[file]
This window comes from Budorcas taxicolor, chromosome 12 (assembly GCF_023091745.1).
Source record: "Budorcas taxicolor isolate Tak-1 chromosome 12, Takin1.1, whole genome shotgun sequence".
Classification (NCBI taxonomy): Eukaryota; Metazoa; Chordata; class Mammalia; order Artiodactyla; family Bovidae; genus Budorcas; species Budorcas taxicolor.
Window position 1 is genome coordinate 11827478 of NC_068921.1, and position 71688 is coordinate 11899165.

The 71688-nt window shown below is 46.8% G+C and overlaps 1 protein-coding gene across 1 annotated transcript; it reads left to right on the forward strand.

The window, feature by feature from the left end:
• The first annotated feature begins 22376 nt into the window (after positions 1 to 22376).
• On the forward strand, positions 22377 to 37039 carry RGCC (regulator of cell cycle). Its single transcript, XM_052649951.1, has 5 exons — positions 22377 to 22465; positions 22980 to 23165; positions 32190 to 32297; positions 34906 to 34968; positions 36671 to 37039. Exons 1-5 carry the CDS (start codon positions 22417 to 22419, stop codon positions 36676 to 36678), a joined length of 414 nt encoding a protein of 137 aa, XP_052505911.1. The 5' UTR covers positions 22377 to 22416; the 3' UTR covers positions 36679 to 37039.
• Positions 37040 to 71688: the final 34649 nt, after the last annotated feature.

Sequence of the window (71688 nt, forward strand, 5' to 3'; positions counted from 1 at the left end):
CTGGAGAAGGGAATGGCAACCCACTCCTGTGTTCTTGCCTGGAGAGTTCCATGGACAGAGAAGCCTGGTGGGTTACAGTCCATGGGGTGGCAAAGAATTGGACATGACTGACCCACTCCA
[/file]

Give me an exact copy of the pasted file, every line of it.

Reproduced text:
This window comes from Budorcas taxicolor, chromosome 12 (assembly GCF_023091745.1).
Source record: "Budorcas taxicolor isolate Tak-1 chromosome 12, Takin1.1, whole genome shotgun sequence".
Classification (NCBI taxonomy): Eukaryota; Metazoa; Chordata; class Mammalia; order Artiodactyla; family Bovidae; genus Budorcas; species Budorcas taxicolor.
Window position 1 is genome coordinate 11827478 of NC_068921.1, and position 71688 is coordinate 11899165.

The 71688-nt window shown below is 46.8% G+C and overlaps 1 protein-coding gene across 1 annotated transcript; it reads left to right on the forward strand.

The window, feature by feature from the left end:
• The first annotated feature begins 22376 nt into the window (after positions 1 to 22376).
• On the forward strand, positions 22377 to 37039 carry RGCC (regulator of cell cycle). Its single transcript, XM_052649951.1, has 5 exons — positions 22377 to 22465; positions 22980 to 23165; positions 32190 to 32297; positions 34906 to 34968; positions 36671 to 37039. Exons 1-5 carry the CDS (start codon positions 22417 to 22419, stop codon positions 36676 to 36678), a joined length of 414 nt encoding a protein of 137 aa, XP_052505911.1. The 5' UTR covers positions 22377 to 22416; the 3' UTR covers positions 36679 to 37039.
• Positions 37040 to 71688: the final 34649 nt, after the last annotated feature.

Sequence of the window (71688 nt, forward strand, 5' to 3'; positions counted from 1 at the left end):
CTGGAGAAGGGAATGGCAACCCACTCCTGTGTTCTTGCCTGGAGAGTTCCATGGACAGAGAAGCCTGGTGGGTTACAGTCCATGGGGTGGCAAAGAATTGGACATGACTGACCCACTCCA